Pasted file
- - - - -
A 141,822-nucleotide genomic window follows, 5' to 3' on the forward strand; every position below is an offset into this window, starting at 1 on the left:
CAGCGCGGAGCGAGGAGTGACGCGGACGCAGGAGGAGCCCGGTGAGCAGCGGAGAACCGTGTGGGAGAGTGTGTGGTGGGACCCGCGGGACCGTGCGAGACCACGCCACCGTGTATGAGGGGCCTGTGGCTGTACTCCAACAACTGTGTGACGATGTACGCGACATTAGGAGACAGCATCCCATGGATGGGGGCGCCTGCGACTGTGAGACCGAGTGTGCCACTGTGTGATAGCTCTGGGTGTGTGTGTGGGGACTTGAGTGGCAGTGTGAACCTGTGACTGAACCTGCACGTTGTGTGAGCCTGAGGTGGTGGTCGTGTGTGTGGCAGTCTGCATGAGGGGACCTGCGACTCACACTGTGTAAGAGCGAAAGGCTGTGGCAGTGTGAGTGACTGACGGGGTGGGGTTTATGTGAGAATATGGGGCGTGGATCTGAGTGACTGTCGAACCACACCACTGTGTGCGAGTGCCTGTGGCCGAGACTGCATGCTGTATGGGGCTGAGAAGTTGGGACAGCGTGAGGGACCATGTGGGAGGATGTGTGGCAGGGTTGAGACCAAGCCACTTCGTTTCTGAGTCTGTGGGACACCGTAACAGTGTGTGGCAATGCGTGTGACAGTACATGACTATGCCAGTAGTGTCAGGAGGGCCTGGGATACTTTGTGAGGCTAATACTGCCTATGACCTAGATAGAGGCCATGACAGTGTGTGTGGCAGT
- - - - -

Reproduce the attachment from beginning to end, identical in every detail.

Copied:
A 141,822-nucleotide genomic window follows, 5' to 3' on the forward strand; every position below is an offset into this window, starting at 1 on the left:
CAGCGCGGAGCGAGGAGTGACGCGGACGCAGGAGGAGCCCGGTGAGCAGCGGAGAACCGTGTGGGAGAGTGTGTGGTGGGACCCGCGGGACCGTGCGAGACCACGCCACCGTGTATGAGGGGCCTGTGGCTGTACTCCAACAACTGTGTGACGATGTACGCGACATTAGGAGACAGCATCCCATGGATGGGGGCGCCTGCGACTGTGAGACCGAGTGTGCCACTGTGTGATAGCTCTGGGTGTGTGTGTGGGGACTTGAGTGGCAGTGTGAACCTGTGACTGAACCTGCACGTTGTGTGAGCCTGAGGTGGTGGTCGTGTGTGTGGCAGTCTGCATGAGGGGACCTGCGACTCACACTGTGTAAGAGCGAAAGGCTGTGGCAGTGTGAGTGACTGACGGGGTGGGGTTTATGTGAGAATATGGGGCGTGGATCTGAGTGACTGTCGAACCACACCACTGTGTGCGAGTGCCTGTGGCCGAGACTGCATGCTGTATGGGGCTGAGAAGTTGGGACAGCGTGAGGGACCATGTGGGAGGATGTGTGGCAGGGTTGAGACCAAGCCACTTCGTTTCTGAGTCTGTGGGACACCGTAACAGTGTGTGGCAATGCGTGTGACAGTACATGACTATGCCAGTAGTGTCAGGAGGGCCTGGGATACTTTGTGAGGCTAATACTGCCTATGACCTAGATAGAGGCCATGACAGTGTGTGTGGCAGT